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From the interest rate your lender sets to the loan term you sign up for, there are several factors that affect how much interest you pay — and you can save thousands by taking advantage of those terms.
The following factors will affect the amount of your interest payments:
Interest on your mortgage is generally calculated monthly. Your bank will take the outstanding loan amount at the end of each month and multiply it by the interest rate that applies to your loan, then divide that amount by 12.
Assuming you have an outstanding loan amount of $500,000 and an interest rate of 5% APR, your interest payment for one month would be calculated using the following formula:
($500,000 x 0.05) ÷ 12 = $2083.33
There’s another factor that can affect your monthly mortgage payment: whether you’re making principal and interest or interest-only payments. Principal and interest payments are the most common way to pay off a home loan, and they basically mean that one portion of your monthly payment goes towards paying off the amount you borrow and another portion goes to paying off the interest you owe.
However, some loans are designed to allow you to make interest-only payments for a certain period, for example if you’re building a new home or if you’re a property investor with an investment mortgage. This allows you to reduce your monthly payment amount.
Susie is borrowing $700,000 to buy a house and she wants to save as much money on interest as she possibly can. She decides to calculate just how much difference a 0.25% APR difference in interest rates could make to the total cost of a loan.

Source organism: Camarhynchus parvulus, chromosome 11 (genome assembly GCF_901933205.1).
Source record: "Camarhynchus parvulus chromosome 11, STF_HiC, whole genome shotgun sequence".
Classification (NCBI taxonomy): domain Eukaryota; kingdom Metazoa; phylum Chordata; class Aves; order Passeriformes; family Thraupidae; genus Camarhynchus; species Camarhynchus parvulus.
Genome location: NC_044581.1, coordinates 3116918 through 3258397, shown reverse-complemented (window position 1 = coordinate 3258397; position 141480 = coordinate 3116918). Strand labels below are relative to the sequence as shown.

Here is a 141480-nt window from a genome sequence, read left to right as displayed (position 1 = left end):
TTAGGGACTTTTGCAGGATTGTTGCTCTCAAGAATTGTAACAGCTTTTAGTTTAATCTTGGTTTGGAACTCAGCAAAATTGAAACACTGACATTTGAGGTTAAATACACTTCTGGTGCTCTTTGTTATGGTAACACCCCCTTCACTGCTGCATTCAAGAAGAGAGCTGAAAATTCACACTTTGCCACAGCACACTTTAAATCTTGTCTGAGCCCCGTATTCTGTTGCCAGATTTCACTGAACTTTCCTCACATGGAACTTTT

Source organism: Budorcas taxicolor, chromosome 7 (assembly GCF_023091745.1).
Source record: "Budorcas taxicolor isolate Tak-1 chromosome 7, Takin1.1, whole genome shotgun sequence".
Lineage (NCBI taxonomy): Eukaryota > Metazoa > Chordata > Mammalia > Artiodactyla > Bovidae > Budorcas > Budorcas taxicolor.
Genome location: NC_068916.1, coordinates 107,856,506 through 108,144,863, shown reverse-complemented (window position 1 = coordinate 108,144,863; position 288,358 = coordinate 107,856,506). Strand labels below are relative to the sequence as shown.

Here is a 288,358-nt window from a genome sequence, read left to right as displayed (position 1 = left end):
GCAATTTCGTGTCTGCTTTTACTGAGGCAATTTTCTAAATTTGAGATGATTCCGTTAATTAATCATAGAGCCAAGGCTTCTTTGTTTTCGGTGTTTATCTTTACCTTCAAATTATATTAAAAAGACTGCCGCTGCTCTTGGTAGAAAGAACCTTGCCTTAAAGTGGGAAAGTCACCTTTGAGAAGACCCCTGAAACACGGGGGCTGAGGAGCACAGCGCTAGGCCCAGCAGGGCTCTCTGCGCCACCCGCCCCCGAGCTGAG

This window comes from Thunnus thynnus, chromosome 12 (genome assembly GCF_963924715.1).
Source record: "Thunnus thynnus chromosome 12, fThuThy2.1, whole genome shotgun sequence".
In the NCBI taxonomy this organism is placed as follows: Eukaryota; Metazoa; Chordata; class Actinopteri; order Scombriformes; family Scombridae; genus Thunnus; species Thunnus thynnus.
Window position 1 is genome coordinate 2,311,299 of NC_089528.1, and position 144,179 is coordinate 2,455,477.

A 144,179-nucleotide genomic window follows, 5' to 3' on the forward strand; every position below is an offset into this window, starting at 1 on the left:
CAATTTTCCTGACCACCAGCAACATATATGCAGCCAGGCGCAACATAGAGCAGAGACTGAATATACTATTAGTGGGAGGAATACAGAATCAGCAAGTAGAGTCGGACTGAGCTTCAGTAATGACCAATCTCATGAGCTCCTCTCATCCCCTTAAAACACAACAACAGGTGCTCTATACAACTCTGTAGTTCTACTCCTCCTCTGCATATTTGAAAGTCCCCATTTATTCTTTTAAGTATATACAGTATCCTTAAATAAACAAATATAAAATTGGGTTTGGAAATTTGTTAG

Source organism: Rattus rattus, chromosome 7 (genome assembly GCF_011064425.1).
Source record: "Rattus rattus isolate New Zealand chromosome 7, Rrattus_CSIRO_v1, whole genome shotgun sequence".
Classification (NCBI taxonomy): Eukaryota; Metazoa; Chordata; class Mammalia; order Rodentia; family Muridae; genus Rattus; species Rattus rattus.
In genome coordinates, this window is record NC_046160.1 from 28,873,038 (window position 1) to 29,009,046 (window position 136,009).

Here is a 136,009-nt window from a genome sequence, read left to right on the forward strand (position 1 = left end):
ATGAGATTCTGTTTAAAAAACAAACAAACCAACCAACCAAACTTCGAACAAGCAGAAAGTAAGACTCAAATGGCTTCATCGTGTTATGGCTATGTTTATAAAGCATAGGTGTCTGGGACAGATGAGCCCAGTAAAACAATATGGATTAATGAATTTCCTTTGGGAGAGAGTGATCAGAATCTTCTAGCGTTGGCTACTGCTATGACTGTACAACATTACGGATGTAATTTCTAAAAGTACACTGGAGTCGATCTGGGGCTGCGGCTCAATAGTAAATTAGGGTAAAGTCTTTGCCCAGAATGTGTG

If she can find a loan with an interest rate of 4% APR on a 30-year loan term, her monthly principal and interest payments will be $3,341.91. The total interest she will end up paying over the life of the loan is $503,086.54.
But if Susie finds a loan with a marginally lower interest rate of 3.75% APR, her monthly payments will be $3,241.81 and the total interest over the life of the loan will be $467,051.29 — that’s a total interest saving of $36,035.25.
Now that you know a bit more about how interest is calculated let’s look at the ways you can actually pay less of it.
Interest makes up for a substantial portion of your monthly mortgage payments, but choosing the most competitive home loan and making extra payments can help you cut tens of thousands off the cost of your home.
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